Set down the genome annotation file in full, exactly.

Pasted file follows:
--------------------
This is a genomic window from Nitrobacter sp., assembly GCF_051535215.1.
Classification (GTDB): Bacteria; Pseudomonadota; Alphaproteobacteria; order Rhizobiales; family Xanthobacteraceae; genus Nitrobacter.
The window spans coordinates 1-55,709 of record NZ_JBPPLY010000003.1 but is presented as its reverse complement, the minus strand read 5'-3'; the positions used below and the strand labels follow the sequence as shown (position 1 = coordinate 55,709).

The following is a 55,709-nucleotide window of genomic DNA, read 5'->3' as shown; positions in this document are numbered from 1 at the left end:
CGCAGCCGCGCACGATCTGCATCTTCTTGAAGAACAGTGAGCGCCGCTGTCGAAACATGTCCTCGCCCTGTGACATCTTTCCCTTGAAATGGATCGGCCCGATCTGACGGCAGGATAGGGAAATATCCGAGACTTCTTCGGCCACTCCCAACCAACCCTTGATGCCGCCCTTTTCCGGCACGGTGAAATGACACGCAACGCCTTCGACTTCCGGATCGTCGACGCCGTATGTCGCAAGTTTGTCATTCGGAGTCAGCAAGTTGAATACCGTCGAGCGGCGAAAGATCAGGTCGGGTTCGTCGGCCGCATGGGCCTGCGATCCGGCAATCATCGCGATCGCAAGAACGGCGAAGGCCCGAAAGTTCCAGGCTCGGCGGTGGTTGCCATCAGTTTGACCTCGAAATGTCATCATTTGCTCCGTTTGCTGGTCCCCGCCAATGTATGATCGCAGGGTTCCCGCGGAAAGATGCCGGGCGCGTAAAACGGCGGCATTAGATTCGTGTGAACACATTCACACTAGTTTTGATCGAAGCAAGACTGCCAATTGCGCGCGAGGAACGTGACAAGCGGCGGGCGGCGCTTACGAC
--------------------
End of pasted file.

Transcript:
This is a genomic window from Nitrobacter sp., assembly GCF_051535215.1.
Classification (GTDB): Bacteria; Pseudomonadota; Alphaproteobacteria; order Rhizobiales; family Xanthobacteraceae; genus Nitrobacter.
The window spans coordinates 1-55,709 of record NZ_JBPPLY010000003.1 but is presented as its reverse complement, the minus strand read 5'-3'; the positions used below and the strand labels follow the sequence as shown (position 1 = coordinate 55,709).

The following is a 55,709-nucleotide window of genomic DNA, read 5'->3' as shown; positions in this document are numbered from 1 at the left end:
CGCAGCCGCGCACGATCTGCATCTTCTTGAAGAACAGTGAGCGCCGCTGTCGAAACATGTCCTCGCCCTGTGACATCTTTCCCTTGAAATGGATCGGCCCGATCTGACGGCAGGATAGGGAAATATCCGAGACTTCTTCGGCCACTCCCAACCAACCCTTGATGCCGCCCTTTTCCGGCACGGTGAAATGACACGCAACGCCTTCGACTTCCGGATCGTCGACGCCGTATGTCGCAAGTTTGTCATTCGGAGTCAGCAAGTTGAATACCGTCGAGCGGCGAAAGATCAGGTCGGGTTCGTCGGCCGCATGGGCCTGCGATCCGGCAATCATCGCGATCGCAAGAACGGCGAAGGCCCGAAAGTTCCAGGCTCGGCGGTGGTTGCCATCAGTTTGACCTCGAAATGTCATCATTTGCTCCGTTTGCTGGTCCCCGCCAATGTATGATCGCAGGGTTCCCGCGGAAAGATGCCGGGCGCGTAAAACGGCGGCATTAGATTCGTGTGAACACATTCACACTAGTTTTGATCGAAGCAAGACTGCCAATTGCGCGCGAGGAACGTGACAAGCGGCGGGCGGCGCTTACGAC